Abstract 9969: Are Men or Women More Likely to Call 911 During an Acute Coronary Syndrome (ACS)?
Introduction: Many patients with ACS fail to call 911. Several studies have identified gender differences in 911 use during an ACS. It may be that general health seeking behaviors impact differently on men and women, which may manifest as an increase in 911 calls. If present, the effect of general health seeking on gender differences in 911 use would be expected for both unstable angina (UA) and myocardial infarction (MI). To examine the effect of increased general health seeking behaviors, participants were stratified as either UA or MI in our examination of the association between gender and 911 use at ACS presentation.
Methods: Participants were hospitalized patients with an ACS (N = 476) enrolled in a prospective cohort study. Demographic, psychosocial and clinical factors were assessed within 7 days of enrollment via clinical interview or chart review. Calling 911 was determined by self-report and verified through a random selection of 20% of medical charts.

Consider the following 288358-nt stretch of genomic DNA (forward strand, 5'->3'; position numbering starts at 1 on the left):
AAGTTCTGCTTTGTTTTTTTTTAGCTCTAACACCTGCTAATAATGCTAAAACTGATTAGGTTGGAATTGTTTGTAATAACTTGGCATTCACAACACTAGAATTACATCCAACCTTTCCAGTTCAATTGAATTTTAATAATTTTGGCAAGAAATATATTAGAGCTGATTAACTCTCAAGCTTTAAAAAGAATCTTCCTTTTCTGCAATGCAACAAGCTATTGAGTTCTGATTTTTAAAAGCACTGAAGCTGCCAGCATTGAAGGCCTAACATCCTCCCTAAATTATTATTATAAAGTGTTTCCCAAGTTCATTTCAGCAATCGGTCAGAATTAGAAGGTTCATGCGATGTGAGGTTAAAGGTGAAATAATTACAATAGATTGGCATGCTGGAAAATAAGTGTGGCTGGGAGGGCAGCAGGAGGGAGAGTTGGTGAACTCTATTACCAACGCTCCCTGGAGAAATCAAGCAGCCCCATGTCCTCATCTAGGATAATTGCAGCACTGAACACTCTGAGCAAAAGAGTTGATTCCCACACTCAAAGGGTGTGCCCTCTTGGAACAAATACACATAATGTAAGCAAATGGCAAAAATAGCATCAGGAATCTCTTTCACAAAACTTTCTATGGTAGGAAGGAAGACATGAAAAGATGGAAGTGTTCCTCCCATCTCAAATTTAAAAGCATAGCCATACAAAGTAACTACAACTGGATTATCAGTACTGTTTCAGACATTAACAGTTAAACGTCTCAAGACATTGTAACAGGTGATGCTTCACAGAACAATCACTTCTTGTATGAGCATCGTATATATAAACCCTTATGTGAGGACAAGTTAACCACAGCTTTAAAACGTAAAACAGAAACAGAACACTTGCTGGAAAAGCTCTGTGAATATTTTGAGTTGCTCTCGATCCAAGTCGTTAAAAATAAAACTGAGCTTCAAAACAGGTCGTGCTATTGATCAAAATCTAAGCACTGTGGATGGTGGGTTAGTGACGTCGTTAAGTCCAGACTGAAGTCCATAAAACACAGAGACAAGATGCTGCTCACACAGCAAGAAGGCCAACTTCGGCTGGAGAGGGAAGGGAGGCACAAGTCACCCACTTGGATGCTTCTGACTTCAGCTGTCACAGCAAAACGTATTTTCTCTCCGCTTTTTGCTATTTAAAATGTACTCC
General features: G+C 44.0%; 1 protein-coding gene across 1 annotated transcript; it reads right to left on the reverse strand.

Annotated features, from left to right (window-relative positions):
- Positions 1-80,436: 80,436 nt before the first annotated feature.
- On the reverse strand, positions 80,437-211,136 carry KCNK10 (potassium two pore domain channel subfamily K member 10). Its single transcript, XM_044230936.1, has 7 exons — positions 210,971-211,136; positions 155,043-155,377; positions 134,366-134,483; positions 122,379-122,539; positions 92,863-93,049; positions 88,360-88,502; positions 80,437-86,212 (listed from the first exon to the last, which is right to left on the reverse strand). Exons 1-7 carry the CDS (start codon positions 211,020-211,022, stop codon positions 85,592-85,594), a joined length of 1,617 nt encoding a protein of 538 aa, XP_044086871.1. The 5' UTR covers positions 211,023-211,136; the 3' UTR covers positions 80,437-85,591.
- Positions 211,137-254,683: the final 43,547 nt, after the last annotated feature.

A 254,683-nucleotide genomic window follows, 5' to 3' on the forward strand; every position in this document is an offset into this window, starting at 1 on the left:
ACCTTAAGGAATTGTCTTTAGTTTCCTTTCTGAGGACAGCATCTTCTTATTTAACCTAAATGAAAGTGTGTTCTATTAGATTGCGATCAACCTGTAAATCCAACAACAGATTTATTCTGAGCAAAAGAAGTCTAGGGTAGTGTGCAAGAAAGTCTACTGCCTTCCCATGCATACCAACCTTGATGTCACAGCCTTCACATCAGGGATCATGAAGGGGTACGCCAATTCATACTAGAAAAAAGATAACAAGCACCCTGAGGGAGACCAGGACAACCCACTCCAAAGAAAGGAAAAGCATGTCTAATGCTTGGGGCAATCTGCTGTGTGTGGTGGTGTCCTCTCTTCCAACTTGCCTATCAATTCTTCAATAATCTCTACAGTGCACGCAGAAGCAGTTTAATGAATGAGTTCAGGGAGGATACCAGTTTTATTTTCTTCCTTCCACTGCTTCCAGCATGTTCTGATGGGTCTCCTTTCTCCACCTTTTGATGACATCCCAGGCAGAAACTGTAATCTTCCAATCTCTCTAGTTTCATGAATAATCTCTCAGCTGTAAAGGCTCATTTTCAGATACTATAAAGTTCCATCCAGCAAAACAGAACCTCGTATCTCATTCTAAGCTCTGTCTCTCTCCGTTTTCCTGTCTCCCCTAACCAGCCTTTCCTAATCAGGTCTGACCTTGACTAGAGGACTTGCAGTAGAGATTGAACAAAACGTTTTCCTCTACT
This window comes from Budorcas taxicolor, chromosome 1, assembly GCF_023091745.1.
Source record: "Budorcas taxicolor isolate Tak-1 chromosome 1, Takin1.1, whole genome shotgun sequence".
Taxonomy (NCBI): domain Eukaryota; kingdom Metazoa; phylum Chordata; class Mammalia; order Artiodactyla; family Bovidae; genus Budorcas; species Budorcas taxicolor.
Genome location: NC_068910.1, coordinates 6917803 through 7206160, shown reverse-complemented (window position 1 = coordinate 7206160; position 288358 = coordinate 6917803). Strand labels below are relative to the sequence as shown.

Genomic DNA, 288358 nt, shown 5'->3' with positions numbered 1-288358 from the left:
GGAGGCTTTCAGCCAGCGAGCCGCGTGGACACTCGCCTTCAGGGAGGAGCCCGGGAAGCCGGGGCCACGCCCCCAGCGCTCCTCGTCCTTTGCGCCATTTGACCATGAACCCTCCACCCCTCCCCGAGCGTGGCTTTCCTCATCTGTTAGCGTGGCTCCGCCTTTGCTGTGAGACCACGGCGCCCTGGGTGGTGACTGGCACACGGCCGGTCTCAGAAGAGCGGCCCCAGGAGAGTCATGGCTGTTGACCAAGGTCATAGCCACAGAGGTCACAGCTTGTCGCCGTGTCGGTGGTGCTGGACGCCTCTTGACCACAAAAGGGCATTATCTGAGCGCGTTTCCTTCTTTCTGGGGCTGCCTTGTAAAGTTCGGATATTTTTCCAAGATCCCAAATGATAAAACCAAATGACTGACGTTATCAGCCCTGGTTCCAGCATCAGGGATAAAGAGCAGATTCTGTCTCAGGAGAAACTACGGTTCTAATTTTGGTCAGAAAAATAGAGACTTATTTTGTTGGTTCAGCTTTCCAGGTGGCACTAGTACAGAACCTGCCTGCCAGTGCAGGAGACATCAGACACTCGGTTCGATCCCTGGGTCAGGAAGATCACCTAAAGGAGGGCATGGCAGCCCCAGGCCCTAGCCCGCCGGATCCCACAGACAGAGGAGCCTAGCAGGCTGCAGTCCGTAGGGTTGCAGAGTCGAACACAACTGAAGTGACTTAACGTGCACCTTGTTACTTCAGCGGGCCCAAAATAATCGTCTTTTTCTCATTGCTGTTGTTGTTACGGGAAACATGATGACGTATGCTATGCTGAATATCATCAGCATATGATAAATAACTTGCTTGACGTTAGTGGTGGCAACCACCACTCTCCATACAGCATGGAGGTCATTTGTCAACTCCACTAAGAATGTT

Results: Of the 476 participants, 292 (61.3%) had UA and 184 (38.7%) had an MI. Women and men with UA were equally likely to call 911 (14.9% vs. 12.6%, P = 0.59). In contrast, women with an MI were much more likely to call 911 than men (56.7% vs. 28.2%, P < 0.001). In a multivariable model adjusted for socio-demographic factors (age, race/ethnicity, public health insurance status, health insurance (within 2 years), high school education and martial status) and history of MI, women remained significantly more likely than men to call 911 during an MI (Prevalence Ratio 2.03; 95% C.I. 1.39 - 2.98, P < 0.001), Table.
Conclusion: Our study shows that women with an MI are two times as likely than men to call 911, independent of possible socio-demographic explanatory factors. Women with UA did not differ from men in calling 911. Our findings suggest that gender differences in calling 911 are unlikely to be related to either health seeking behaviors or socio-demographic factors.
- © 2011 by American Heart Association, Inc.